Writing distractions: That pesky “person from Porlock”

In Xanadu did Kubla Khan a stately pleasure-dome decree:
Where Alph, the sacred river, ran
Through caverns measureless to man
Down to a sunless sea.

Like superheroes, great pieces of writing often have an origin story. In the case of Samuel Taylor Coleridge’s famous unfinished poem “Kubla Khan,” it’s a doozy.

Coleridge claims the poem came to him complete and entire, something like 300 lines’ worth, in a dream as he dozed off in his chair after taking laudanum (an aspect of the literary life best avoided when instructing young writers).

He set to work writing down his vision, but only got through about 30 lines before, Coleridge says, he became sidetracked by a “person on business from Porlock” who detained him for a full hour.

When the visitor finally left, Coleridge found he’d forgotten the rest of the poem.

Dealing with Writing Distractions

It has been disputed whether Coleridge’s explanation is an accurate account of “Kubla Khan’s” genesis, or might itself be merely a fancy, a fiction, meant to add even more mystery to his beautiful and enigmatic poem. Either way, the “person from Porlock” has become a literary icon:

He represents two equally important aspects of writing: the distractions and competing social obligations a writer faces in the real world, as well as our tendency to make excuses.

Shutting out the world when we write is both impossible and, to some extent, necessary. So what are we to do? The answer can be summed up in one word: boundaries. The act of writing should (generally) be taught as a purposefully solitary effort bounded with a beginning and an end.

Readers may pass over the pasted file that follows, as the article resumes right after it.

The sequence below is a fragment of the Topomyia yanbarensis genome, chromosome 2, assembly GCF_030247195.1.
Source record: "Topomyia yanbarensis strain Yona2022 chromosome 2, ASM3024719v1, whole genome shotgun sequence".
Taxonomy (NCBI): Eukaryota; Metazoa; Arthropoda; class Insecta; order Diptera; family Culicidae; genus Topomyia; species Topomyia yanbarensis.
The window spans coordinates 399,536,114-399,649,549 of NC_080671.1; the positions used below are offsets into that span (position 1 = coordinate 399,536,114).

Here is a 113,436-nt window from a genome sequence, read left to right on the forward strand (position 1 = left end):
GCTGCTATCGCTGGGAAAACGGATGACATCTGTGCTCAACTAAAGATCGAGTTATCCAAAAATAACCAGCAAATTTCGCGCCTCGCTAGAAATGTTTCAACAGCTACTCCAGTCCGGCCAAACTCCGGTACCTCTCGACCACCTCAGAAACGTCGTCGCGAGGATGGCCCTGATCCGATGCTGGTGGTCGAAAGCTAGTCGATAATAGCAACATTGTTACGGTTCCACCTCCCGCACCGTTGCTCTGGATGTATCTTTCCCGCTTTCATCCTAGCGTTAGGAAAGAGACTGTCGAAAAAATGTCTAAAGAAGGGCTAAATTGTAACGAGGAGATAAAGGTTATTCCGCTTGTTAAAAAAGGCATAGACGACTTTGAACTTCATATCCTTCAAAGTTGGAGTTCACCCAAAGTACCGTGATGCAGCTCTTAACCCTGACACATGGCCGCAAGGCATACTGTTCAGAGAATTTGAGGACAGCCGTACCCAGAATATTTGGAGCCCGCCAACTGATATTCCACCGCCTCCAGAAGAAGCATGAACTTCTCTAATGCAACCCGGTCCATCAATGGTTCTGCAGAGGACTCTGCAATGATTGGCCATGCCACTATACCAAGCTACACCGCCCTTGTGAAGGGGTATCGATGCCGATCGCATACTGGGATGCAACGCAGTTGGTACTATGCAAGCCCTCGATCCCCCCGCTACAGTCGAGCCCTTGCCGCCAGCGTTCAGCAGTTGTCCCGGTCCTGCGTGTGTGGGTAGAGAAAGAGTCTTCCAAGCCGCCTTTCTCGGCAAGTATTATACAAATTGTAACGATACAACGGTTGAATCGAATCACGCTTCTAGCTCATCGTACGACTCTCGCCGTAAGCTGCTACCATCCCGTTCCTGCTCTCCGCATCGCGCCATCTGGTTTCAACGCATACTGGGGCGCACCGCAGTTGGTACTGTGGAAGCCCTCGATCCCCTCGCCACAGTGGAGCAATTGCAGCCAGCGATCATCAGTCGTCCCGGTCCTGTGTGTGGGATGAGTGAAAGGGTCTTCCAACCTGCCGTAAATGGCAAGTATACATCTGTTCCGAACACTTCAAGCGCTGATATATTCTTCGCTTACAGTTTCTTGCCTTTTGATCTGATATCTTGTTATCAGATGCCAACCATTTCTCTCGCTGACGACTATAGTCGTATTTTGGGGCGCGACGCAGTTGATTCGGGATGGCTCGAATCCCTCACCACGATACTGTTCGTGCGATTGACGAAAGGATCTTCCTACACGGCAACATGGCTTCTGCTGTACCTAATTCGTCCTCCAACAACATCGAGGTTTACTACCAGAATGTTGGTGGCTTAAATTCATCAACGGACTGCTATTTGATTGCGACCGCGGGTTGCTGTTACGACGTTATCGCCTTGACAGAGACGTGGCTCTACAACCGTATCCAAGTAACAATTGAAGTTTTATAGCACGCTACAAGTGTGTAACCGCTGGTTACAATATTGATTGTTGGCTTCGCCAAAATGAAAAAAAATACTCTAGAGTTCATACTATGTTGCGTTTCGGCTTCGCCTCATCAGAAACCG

Writing by the Clock

I highly recommend sticking to a disciplined timetable for any writing assignment. (If this is challenging for you or your older students, the free download The Pomodoro Technique might be worth a read.)

Taking your child’s age and skill level into account, set the alarm for 30 or 60 or 90 minutes, however long the project (or a good-enough-sized chunk of it) seems to require. Don’t set the timer for less than 15 minutes, though, as that’s too short to accomplish much. After all, your kids will just be getting warmed up! Nor should you set it for longer than 90 minutes at a time, as they’ll burn themselves out without scheduled breaks.

Say No to Interruptions

Finally, don’t feel guilty about shutting off any non-emergency contact during that time.

person from Porlock, writing distractions, writing focus

This part is getting a lot more difficult. Coleridge’s interrupter just happened to be walking around town. What chance do you (or your students) have in this Twitter age when distractions come by the microsecond?

If you want to give yourself to a piece of writing (and you’ll need to for it to be any good), the phone must be turned off.

Then, when you turn it back on, it feels like a reward.

Setting aside time and space for your creative work improves the rest of your day. Give yourself permission to be done after a while and return to normal life, where you can attend to the other million things on your mind or just do as you please. Don’t forget to pay some attention to your friends and family.

Even that person from Porlock.

. . . . .

Thanks to Lauren Bailey for her guest post. Lauren is a freelance blogger who loves writing about education, new technology, lifestyle and health. She welcomes comments and questions via email at blauren99@gmail.com.

Photos: alexderhead, courtesy of Creative Commons, and Stockxchng.
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